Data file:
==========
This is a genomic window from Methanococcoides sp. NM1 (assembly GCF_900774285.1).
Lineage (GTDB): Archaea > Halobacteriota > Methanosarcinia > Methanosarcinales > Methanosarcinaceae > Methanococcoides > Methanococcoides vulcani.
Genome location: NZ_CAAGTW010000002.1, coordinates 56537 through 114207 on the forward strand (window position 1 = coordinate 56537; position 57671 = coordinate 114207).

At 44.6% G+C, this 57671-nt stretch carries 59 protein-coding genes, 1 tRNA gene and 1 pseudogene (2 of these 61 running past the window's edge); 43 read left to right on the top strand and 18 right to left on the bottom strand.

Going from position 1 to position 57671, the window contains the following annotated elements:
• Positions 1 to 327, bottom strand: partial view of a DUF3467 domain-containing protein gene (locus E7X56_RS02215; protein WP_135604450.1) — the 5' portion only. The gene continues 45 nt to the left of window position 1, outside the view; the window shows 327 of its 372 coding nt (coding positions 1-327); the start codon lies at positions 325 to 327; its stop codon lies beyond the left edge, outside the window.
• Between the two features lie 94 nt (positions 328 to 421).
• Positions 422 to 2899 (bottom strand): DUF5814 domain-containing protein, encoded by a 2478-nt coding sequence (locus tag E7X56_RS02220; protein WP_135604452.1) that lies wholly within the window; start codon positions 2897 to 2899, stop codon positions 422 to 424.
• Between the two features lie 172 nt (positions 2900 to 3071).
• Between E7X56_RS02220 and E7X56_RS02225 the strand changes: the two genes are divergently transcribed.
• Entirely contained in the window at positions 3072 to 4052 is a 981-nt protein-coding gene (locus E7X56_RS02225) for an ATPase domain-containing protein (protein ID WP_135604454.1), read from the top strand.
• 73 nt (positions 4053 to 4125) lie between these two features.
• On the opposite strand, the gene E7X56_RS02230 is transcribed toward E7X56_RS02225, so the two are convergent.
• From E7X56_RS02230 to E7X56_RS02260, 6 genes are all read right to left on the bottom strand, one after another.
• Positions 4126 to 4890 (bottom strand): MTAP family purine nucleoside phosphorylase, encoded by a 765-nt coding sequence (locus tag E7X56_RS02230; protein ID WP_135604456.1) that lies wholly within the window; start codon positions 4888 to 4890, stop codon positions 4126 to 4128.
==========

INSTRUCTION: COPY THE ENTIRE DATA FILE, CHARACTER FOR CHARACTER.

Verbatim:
This is a genomic window from Methanococcoides sp. NM1 (assembly GCF_900774285.1).
Lineage (GTDB): Archaea > Halobacteriota > Methanosarcinia > Methanosarcinales > Methanosarcinaceae > Methanococcoides > Methanococcoides vulcani.
Genome location: NZ_CAAGTW010000002.1, coordinates 56537 through 114207 on the forward strand (window position 1 = coordinate 56537; position 57671 = coordinate 114207).

At 44.6% G+C, this 57671-nt stretch carries 59 protein-coding genes, 1 tRNA gene and 1 pseudogene (2 of these 61 running past the window's edge); 43 read left to right on the top strand and 18 right to left on the bottom strand.

Going from position 1 to position 57671, the window contains the following annotated elements:
• Positions 1 to 327, bottom strand: partial view of a DUF3467 domain-containing protein gene (locus E7X56_RS02215; protein WP_135604450.1) — the 5' portion only. The gene continues 45 nt to the left of window position 1, outside the view; the window shows 327 of its 372 coding nt (coding positions 1-327); the start codon lies at positions 325 to 327; its stop codon lies beyond the left edge, outside the window.
• Between the two features lie 94 nt (positions 328 to 421).
• Positions 422 to 2899 (bottom strand): DUF5814 domain-containing protein, encoded by a 2478-nt coding sequence (locus tag E7X56_RS02220; protein WP_135604452.1) that lies wholly within the window; start codon positions 2897 to 2899, stop codon positions 422 to 424.
• Between the two features lie 172 nt (positions 2900 to 3071).
• Between E7X56_RS02220 and E7X56_RS02225 the strand changes: the two genes are divergently transcribed.
• Entirely contained in the window at positions 3072 to 4052 is a 981-nt protein-coding gene (locus E7X56_RS02225) for an ATPase domain-containing protein (protein ID WP_135604454.1), read from the top strand.
• 73 nt (positions 4053 to 4125) lie between these two features.
• On the opposite strand, the gene E7X56_RS02230 is transcribed toward E7X56_RS02225, so the two are convergent.
• From E7X56_RS02230 to E7X56_RS02260, 6 genes are all read right to left on the bottom strand, one after another.
• Positions 4126 to 4890 (bottom strand): MTAP family purine nucleoside phosphorylase, encoded by a 765-nt coding sequence (locus tag E7X56_RS02230; protein ID WP_135604456.1) that lies wholly within the window; start codon positions 4888 to 4890, stop codon positions 4126 to 4128.